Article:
The facts are this: The Michigan Department of Health and Human Services has spent over $2.3 million to help people in need with their health insurance costs.
The money is used to help families pay their premiums, cover prescription drugs and pay medical bills.
The Michigan Medical Association and the Michigan Health Care Association, the largest medical associations in the state, have called the Medicaid expansion a “victory” and a “success” for Michigan.
The Medicaid expansion has been hailed by Democrats and Republicans alike, with President Donald Trump, Michigan Gov.
Rick Snyder and many other Republicans calling it a success.
“This was a tremendous victory for the people of Michigan,” Snyder said in a statement.
“The state’s health care system is in desperate need of improvement and has long faced the challenges of maintaining coverage for all Michiganders.
This effort will help ensure that all Michigs have access to the best health care possible, including those with pre-existing conditions.”
The Michigan Health Plan has also been criticized for its lack of outreach to people with pre or moderate-level health conditions, especially low-income people and the elderly.
The Health Plan, a non-profit corporation, is the state’s largest health care provider and was the largest provider of coverage in Michigan in 2016.
The $2 million Medicaid money was allocated in the fall of 2017.
But the plan has struggled to meet its goals.
The plan says that it will spend $2 billion to expand coverage for low- and moderate-income Michigans by 2026, but its 2018 enrollment is still just 32,000 people short of its goal of 75,000.
The state is also still trying to figure out how much money it will receive in 2019 from the federal government to expand Medicaid coverage.
“With more than 2.2 million Michigians who have received coverage from the Michigan health plan, it is clear that this funding is essential for Michigan’s ability to meet the goal of providing coverage to everyone by 2023,” said Dr. Stephen R. Anderson, chair of the Michigan Medical Group Association’s board of directors.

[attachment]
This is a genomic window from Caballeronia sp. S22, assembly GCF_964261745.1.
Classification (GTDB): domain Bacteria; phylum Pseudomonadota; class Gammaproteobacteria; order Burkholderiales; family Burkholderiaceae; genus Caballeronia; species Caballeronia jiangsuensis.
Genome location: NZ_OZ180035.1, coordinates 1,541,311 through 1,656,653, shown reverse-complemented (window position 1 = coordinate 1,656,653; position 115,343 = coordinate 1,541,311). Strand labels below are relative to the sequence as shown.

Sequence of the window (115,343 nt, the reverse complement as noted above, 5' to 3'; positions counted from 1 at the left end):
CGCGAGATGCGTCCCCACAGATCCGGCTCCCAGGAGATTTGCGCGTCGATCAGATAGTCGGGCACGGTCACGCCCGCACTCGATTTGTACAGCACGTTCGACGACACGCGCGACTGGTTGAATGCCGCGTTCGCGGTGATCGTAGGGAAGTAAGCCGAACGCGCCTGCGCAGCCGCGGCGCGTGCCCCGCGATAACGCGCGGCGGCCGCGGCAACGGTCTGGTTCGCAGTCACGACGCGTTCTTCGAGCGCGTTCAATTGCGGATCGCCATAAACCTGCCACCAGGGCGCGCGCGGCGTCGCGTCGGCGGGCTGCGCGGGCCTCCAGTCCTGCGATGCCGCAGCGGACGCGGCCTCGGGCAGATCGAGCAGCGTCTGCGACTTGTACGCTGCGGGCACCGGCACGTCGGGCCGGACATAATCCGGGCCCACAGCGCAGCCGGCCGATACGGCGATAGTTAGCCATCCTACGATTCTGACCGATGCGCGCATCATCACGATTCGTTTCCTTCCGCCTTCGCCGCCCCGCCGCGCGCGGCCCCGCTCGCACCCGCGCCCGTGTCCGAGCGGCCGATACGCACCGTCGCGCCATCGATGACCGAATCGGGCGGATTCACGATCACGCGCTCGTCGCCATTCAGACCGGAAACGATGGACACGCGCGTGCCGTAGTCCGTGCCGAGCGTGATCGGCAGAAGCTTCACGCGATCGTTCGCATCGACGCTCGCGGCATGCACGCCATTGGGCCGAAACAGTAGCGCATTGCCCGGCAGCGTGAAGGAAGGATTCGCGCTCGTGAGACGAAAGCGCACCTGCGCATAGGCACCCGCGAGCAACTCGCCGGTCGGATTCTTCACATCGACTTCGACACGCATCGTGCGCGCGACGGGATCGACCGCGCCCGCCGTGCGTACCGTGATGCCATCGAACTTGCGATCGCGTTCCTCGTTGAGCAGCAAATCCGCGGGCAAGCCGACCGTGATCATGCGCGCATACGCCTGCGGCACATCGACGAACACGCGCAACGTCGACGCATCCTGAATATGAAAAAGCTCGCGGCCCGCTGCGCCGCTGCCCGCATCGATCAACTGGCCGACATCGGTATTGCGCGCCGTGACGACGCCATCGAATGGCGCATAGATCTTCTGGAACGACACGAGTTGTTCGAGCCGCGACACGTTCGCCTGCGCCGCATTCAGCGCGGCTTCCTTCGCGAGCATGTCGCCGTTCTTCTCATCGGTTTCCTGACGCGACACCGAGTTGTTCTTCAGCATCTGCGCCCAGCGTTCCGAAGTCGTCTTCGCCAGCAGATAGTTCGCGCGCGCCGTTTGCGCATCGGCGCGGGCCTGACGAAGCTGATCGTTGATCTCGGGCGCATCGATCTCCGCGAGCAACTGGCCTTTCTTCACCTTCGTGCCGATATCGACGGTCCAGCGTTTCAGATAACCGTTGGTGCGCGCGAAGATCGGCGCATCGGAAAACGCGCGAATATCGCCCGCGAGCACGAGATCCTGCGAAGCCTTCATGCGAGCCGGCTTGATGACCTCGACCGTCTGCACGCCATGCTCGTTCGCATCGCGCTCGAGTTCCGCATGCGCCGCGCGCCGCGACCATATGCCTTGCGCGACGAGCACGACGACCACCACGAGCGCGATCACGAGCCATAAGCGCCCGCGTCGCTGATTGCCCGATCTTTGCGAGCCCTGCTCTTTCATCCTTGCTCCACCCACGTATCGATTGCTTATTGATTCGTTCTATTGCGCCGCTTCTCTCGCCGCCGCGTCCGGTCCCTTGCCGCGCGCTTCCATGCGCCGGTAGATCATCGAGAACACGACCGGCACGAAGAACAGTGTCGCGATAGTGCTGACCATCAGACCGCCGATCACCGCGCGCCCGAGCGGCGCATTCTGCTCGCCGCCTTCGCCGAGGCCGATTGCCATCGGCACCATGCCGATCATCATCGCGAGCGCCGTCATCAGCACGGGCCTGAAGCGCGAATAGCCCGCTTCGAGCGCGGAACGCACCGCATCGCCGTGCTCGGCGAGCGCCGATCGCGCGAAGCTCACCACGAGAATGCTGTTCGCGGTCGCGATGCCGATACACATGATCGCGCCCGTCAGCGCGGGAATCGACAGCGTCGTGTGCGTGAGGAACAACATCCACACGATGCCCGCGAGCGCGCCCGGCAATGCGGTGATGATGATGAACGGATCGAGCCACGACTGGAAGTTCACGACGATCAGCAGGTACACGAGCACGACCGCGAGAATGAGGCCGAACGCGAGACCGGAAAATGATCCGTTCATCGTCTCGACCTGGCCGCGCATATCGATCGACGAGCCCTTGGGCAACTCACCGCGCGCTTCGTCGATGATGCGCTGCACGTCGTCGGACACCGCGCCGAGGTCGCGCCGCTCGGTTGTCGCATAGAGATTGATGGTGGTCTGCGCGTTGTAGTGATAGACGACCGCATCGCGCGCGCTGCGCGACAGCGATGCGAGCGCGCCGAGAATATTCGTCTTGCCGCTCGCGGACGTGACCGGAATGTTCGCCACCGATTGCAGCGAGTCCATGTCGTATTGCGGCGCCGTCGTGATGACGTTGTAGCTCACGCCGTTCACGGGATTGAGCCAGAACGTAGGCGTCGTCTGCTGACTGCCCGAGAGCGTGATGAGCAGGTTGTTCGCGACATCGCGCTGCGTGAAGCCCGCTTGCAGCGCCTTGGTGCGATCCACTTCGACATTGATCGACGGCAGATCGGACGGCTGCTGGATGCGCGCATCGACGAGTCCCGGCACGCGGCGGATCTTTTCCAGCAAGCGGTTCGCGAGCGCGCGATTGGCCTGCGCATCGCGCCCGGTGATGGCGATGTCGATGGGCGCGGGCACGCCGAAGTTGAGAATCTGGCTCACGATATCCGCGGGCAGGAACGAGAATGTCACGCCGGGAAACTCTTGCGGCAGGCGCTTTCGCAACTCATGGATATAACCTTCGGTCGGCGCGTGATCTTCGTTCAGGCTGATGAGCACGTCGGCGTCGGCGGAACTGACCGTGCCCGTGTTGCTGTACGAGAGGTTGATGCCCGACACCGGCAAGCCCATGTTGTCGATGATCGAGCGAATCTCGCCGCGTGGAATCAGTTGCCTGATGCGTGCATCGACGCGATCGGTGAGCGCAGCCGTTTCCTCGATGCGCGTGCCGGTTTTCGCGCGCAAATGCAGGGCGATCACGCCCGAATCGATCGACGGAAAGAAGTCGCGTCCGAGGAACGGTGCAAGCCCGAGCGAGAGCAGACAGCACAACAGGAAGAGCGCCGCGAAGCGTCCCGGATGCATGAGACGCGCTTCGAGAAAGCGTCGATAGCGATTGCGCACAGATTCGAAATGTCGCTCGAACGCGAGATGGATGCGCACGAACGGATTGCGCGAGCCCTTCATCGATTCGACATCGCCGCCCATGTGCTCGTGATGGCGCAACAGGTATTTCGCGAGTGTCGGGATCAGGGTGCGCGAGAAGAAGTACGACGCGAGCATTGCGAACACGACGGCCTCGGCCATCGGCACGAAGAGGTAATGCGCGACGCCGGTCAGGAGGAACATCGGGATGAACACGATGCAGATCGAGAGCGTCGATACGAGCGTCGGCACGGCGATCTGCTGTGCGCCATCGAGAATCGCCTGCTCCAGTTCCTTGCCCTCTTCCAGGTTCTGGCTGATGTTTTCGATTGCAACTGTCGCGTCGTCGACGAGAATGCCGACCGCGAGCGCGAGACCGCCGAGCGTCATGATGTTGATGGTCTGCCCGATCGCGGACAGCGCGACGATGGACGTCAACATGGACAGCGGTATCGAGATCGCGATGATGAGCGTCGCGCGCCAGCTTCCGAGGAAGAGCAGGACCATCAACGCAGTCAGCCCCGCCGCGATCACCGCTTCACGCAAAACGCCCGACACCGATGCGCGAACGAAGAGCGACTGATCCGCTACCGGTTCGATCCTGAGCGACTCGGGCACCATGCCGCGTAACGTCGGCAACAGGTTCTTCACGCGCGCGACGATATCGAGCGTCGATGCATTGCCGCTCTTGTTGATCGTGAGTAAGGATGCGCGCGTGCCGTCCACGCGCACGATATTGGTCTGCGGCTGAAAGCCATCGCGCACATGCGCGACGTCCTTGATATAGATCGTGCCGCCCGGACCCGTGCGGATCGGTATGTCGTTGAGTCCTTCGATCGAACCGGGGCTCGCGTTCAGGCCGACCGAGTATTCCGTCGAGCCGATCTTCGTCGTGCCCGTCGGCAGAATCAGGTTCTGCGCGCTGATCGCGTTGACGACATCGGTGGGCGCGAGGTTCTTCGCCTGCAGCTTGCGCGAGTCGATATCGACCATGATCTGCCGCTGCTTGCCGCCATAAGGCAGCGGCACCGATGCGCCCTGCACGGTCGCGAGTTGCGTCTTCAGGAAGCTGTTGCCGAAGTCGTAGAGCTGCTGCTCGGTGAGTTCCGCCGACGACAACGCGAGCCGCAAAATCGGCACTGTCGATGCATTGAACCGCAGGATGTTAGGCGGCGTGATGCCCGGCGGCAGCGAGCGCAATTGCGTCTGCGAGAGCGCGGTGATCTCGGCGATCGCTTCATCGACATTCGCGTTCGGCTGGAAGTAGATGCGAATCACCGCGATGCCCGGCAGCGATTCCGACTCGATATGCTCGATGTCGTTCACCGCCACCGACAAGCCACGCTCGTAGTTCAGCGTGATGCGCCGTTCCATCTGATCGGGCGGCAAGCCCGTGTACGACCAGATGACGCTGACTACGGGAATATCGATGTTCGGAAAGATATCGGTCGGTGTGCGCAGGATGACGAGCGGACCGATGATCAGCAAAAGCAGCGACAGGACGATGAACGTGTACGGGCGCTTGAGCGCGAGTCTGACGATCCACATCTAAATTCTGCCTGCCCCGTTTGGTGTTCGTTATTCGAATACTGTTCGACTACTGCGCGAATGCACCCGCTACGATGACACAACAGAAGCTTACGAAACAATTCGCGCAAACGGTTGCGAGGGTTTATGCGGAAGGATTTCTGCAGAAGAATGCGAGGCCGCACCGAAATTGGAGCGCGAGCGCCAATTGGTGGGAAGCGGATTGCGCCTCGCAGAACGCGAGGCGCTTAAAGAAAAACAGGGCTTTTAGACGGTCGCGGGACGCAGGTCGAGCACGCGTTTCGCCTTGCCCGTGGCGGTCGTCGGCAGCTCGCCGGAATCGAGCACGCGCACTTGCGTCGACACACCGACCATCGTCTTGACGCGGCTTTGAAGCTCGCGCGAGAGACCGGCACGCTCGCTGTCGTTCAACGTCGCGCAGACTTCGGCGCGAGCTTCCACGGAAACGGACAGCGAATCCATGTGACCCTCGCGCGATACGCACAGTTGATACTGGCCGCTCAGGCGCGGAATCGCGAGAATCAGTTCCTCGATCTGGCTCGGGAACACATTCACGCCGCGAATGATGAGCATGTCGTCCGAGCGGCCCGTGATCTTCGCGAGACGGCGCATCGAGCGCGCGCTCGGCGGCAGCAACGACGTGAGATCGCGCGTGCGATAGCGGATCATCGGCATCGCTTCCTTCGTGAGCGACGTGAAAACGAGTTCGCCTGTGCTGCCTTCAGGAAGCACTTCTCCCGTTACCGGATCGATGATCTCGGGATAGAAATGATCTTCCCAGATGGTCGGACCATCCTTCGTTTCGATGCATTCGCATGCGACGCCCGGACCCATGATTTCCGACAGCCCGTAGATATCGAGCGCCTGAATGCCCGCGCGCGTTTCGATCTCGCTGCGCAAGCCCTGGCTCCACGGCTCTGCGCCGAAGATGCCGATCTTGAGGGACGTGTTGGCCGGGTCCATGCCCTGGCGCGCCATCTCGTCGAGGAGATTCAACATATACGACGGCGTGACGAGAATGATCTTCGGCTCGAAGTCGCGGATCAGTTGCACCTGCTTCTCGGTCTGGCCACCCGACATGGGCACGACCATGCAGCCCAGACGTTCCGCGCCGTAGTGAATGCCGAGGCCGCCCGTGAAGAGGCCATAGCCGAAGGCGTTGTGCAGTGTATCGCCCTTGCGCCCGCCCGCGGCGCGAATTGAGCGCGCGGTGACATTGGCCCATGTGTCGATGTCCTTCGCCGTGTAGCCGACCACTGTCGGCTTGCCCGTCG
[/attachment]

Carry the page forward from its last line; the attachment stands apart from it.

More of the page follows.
“But we must work together with all stakeholders in Michigan to make sure this critical support is delivered as quickly as possible.”
A lot of people, including the governor and the president, are very focused on health care, but a lot of things aren’t necessarily connected, said Rep. Keith Ellison (D-Minn.), a member of the House Committee on Health, Education, Labor and Pensions.
“We have an emergency and we have to make a decision now, and if you think about it, it’s going to be a long time before people have the coverage that they need,” Ellison said.
“That means that there’s going be a lot more people who need to wait.”
The state has already started to roll out Medicaid expansion benefits to people who qualify for it, with some states starting the program this month.
A lot more is needed before the state can see the full impact, Ellison said, but he’s optimistic.
“I think we’re at a point where we’re ready,” he said.
It’s been a year since Michigan first announced that it would be expanding Medicaid, and it’s not the only state that’s been expanding Medicaid since then.
The expansion was also announced in California, Illinois and Virginia.
But Minnesota, which is not part of the expansion, is still waiting to see whether it will expand Medicaid.
The number of people receiving coverage under the Medicaid program in Minnesota jumped from 522,000 in the spring of 2020 to 717,000 last year, according to the state Department of Human Services.
And a state audit found that some of the state health department’s Medicaid workers were not being paid overtime.
The audit also found that the department didn’t do a good job monitoring the state Medicaid program, which had a backlog of over 4.7 million claims, according the Minnesota Department of Employment and Economic Development.
The department has been looking into whether to add extra workers to the program, but so far, there are no plans to do so.